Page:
“So, what should we do now? We finally got what we wanted, but somehow, it doesn’t feel right. Who will bring me back my father? Who will give her back her brother? Who will delete these almost 30 years? I don’t know. It doesn’t feel right. Maybe we are crazy. Maybe we have been misled. I don’t know what this is.”
Just couple of minutes after Ratko Mladic, the former Commander of the Army of Republika Srpska, was sentenced to life by the judges at the International Criminal Tribunal for the former Yugoslavia (ICTY), I met Samira Halilovic from Potocari in front of the court. She and her friend were standing aside, looking at the media frenzy and commenting among themselves, while trying to avoid packs of journalists who were almost jumping on people they identified as victims.
Samira did not want to speak with any of them. She left Potocari in July 1995, and soon after arrived as a refugee to the Netherlands, where she still lives today. Every summer, Samira goes back to the place that was once her home, only to find nobody there.
“Does anybody know how it feels for me to pass by the Kravica warehouse? Or that I have to do that hundreds of times during one summer? How it feels when I pass by and know my father was killed inside after Mladic ordered his death? Does anybody know how it feels to be in my position? I want to go inside of that place, but I am too afraid to. I just can’t, even after so long. Does anybody know how it feels to live close to Memorial site in Potocari?” she asks, while tears run down her face.
I have nothing to tell her. But we cry together, holding each other’s hands for a moment, and hiding from the media who are hysterically pushing microphones and cameras into people’s faces, not giving them a moment to reflect after the verdict.
The judges found Mladic guilty for the death of Samira’s father. He was killed together with about 1,200 others on July 13, 1995 in a warehouse in Kravica, near Potocari. Until today, there is not any kind of memorial at this place, but bullet and shrapnel holes are still there as silent testimony of the crime committed by the soldiers whose commander was Ratko Mladic.
He was also found guilty of the crimes committed against civilians of Sarajevo, including mass shelling on May 28, 1992, the day when I was wounded. I understood what Samira was saying. I was hoping for over 25 years that he would be put in prison for life, and he is, but it still does not feel right. Something is missing. We all lost so much. And there is no way to have that back.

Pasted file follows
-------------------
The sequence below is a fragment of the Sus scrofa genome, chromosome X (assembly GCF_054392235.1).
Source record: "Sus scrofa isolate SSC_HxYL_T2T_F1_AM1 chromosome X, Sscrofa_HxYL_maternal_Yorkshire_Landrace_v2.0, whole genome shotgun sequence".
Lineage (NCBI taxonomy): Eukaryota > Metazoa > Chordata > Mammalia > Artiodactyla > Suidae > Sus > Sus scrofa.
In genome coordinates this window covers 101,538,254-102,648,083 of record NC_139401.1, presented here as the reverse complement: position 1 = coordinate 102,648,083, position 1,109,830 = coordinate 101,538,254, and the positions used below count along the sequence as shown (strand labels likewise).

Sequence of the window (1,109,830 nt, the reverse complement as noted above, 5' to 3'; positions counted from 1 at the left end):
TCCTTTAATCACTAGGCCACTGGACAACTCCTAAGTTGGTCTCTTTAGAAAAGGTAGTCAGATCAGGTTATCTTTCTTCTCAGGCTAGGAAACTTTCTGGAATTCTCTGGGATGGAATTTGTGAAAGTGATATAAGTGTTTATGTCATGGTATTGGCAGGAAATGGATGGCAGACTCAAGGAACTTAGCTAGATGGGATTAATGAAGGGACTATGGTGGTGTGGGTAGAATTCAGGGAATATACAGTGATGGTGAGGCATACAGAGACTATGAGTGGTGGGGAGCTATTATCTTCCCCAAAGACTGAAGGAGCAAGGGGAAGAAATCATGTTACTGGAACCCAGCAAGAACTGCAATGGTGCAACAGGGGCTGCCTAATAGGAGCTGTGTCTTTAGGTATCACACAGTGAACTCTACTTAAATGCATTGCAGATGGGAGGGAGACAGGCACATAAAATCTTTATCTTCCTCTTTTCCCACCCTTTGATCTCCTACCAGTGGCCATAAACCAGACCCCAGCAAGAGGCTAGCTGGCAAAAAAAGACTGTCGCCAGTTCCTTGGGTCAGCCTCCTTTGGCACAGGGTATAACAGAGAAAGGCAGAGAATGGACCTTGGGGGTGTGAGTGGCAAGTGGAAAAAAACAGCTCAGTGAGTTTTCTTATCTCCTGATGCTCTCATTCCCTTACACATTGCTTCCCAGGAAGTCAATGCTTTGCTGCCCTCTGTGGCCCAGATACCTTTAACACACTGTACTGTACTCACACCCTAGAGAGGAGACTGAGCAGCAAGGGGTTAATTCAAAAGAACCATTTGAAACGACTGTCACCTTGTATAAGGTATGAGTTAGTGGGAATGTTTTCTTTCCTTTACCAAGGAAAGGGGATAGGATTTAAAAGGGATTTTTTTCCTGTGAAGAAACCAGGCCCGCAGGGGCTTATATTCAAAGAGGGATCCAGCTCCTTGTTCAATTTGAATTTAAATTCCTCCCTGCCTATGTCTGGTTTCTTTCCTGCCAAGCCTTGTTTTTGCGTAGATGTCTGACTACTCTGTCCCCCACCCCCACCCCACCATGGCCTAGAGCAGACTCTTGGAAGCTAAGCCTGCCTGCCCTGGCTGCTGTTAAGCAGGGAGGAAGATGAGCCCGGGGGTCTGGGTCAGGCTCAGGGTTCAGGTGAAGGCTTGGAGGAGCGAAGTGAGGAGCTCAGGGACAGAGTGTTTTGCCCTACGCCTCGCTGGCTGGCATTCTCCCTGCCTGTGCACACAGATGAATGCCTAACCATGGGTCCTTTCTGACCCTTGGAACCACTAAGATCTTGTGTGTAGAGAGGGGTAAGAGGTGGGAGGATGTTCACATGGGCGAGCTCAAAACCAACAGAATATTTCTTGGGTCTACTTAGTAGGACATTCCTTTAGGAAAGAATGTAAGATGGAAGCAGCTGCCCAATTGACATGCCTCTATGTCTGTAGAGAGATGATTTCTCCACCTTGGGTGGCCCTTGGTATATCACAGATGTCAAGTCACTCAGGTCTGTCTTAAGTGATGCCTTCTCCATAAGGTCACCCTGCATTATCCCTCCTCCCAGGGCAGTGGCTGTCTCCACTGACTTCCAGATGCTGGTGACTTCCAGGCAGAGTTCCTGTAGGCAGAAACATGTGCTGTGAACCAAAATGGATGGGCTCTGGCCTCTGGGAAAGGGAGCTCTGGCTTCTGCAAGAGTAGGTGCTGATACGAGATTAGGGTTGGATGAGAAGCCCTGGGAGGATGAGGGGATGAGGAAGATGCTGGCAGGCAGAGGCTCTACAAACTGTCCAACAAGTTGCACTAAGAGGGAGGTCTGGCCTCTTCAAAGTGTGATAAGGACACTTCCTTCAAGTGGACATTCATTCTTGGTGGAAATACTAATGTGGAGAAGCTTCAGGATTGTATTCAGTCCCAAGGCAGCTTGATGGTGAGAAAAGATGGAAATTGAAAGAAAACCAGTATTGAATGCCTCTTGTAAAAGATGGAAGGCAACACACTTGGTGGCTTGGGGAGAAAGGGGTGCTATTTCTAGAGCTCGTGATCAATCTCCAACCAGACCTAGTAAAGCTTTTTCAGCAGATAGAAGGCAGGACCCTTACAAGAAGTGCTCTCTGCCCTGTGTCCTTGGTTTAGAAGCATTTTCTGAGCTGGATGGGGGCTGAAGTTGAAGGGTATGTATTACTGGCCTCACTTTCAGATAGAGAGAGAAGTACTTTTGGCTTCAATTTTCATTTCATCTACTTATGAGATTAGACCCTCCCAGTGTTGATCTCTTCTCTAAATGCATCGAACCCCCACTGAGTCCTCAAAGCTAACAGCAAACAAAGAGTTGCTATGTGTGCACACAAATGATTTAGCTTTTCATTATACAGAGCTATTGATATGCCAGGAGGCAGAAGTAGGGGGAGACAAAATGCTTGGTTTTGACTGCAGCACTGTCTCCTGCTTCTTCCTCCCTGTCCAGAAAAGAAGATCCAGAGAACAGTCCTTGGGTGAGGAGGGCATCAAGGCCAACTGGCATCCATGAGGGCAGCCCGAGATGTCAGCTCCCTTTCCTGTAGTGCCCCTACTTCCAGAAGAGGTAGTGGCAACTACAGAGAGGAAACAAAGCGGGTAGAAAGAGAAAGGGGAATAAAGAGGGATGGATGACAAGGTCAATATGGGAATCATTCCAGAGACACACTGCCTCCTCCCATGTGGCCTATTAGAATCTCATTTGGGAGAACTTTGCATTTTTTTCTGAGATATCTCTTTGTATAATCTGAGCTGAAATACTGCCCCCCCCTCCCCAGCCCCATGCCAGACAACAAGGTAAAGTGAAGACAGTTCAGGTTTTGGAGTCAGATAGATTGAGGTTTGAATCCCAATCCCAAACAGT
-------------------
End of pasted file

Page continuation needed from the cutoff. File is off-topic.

Neither Samira nor I expected that the verdict could change anything. But it came so late that it does not permit us to feel at peace, even at this moment.
Ratko Mladic was indicted by the ICTY in July 1995, but only arrested in May 2011. His trial started the year after and lasted until December 2016, when both sides — the prosecution and defence — presented their closing arguments.
He was found guilty of genocide in Srebrenica, persecution, extermination, murder, deportation, the inhumane act of forcible transfer, terror, unlawful attack on civilians, and violations of customs of war, as well as the taking of hostages.
The judges concluded that he committed crimes as a part of the joint criminal enterprise with others, including Radovan Karadzic, war time leader of Republika Srpska, who was sentenced to 40 years imprisonment by the first trial chamber at the ICTY.
While the verdict was read in the courtroom, Mladic spent most of his time not even paying attention to what was being said. He was looking at the gallery where his son, wife and friends were sitting. He looked healthy and fit, showing his family the book on the history of Republika Srpska he is reading. Gavrilo Princip was on the cover.
After a while, it looked like he got bored and he asked for a break. Over the years in hiding, and since he was arrested, Mladic has suffered several strokes. His lawyers, as well as his family, claim he is very sick and they are place part of the blame for his condition on the Tribunal.
Together with family and friends in the gallery was also his doctor, an old man from Belgrade, the only doctor they trust. He looked weaker than Mladic on this, the day of the judgment.
Nevertheless, Mladic asked for the break. When he came back after more than 40 minutes, his lawyers asked if the process could be halted, or if the judge could read only the verdict and not the explanation. The judges refused. Mladic stood up, showing the real face of a killer, and of a ruthless person.
I asked his son Darko, who was sitting next to me while the judgement was being read, how he felt. “I feel like a player in the field,” he replied. “I just want to see how the defence will play this game.”
The game is over. He will be in prison until the end of his life, and us who survived have to find a way to live with consequences of genocide, and the massive crimes that were committed between 1992 and 1995. More than anything, we have to find a way to learn from the past, and to keep the memory of all the people we lost during the war.
Feature image: Nidzara Ahmetasevic / K2.0.